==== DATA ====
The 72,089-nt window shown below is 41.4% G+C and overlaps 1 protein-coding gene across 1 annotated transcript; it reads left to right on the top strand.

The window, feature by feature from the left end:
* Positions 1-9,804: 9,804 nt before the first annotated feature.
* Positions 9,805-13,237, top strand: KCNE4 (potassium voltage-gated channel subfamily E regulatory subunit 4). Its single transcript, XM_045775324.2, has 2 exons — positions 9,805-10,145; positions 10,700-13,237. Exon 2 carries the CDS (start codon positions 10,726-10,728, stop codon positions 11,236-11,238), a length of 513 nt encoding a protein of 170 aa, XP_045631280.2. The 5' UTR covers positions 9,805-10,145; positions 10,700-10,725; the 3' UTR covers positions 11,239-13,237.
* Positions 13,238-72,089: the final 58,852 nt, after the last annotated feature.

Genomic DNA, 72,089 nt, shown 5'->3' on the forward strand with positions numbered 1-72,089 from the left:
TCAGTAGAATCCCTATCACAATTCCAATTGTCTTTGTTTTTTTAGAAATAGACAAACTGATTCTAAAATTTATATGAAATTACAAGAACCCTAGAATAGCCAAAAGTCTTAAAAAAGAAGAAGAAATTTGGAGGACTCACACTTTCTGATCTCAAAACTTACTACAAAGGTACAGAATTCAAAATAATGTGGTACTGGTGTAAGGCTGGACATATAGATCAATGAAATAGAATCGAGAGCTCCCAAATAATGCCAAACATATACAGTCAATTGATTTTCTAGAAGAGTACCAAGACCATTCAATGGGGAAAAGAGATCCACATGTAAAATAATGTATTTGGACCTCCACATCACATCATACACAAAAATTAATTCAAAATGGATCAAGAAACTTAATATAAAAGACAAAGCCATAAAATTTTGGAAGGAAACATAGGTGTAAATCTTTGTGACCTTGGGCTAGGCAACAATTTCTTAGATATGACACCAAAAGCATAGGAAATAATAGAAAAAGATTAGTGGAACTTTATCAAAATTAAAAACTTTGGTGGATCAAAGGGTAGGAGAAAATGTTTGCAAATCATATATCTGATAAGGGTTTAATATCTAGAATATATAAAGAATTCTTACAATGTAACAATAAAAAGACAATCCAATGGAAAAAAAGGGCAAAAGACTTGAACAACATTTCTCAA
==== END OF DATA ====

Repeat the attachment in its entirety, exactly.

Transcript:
The 72,089-nt window shown below is 41.4% G+C and overlaps 1 protein-coding gene across 1 annotated transcript; it reads left to right on the top strand.

The window, feature by feature from the left end:
* Positions 1-9,804: 9,804 nt before the first annotated feature.
* Positions 9,805-13,237, top strand: KCNE4 (potassium voltage-gated channel subfamily E regulatory subunit 4). Its single transcript, XM_045775324.2, has 2 exons — positions 9,805-10,145; positions 10,700-13,237. Exon 2 carries the CDS (start codon positions 10,726-10,728, stop codon positions 11,236-11,238), a length of 513 nt encoding a protein of 170 aa, XP_045631280.2. The 5' UTR covers positions 9,805-10,145; positions 10,700-10,725; the 3' UTR covers positions 11,239-13,237.
* Positions 13,238-72,089: the final 58,852 nt, after the last annotated feature.

Genomic DNA, 72,089 nt, shown 5'->3' on the forward strand with positions numbered 1-72,089 from the left:
TCAGTAGAATCCCTATCACAATTCCAATTGTCTTTGTTTTTTTAGAAATAGACAAACTGATTCTAAAATTTATATGAAATTACAAGAACCCTAGAATAGCCAAAAGTCTTAAAAAAGAAGAAGAAATTTGGAGGACTCACACTTTCTGATCTCAAAACTTACTACAAAGGTACAGAATTCAAAATAATGTGGTACTGGTGTAAGGCTGGACATATAGATCAATGAAATAGAATCGAGAGCTCCCAAATAATGCCAAACATATACAGTCAATTGATTTTCTAGAAGAGTACCAAGACCATTCAATGGGGAAAAGAGATCCACATGTAAAATAATGTATTTGGACCTCCACATCACATCATACACAAAAATTAATTCAAAATGGATCAAGAAACTTAATATAAAAGACAAAGCCATAAAATTTTGGAAGGAAACATAGGTGTAAATCTTTGTGACCTTGGGCTAGGCAACAATTTCTTAGATATGACACCAAAAGCATAGGAAATAATAGAAAAAGATTAGTGGAACTTTATCAAAATTAAAAACTTTGGTGGATCAAAGGGTAGGAGAAAATGTTTGCAAATCATATATCTGATAAGGGTTTAATATCTAGAATATATAAAGAATTCTTACAATGTAACAATAAAAAGACAATCCAATGGAAAAAAAGGGCAAAAGACTTGAACAACATTTCTCAA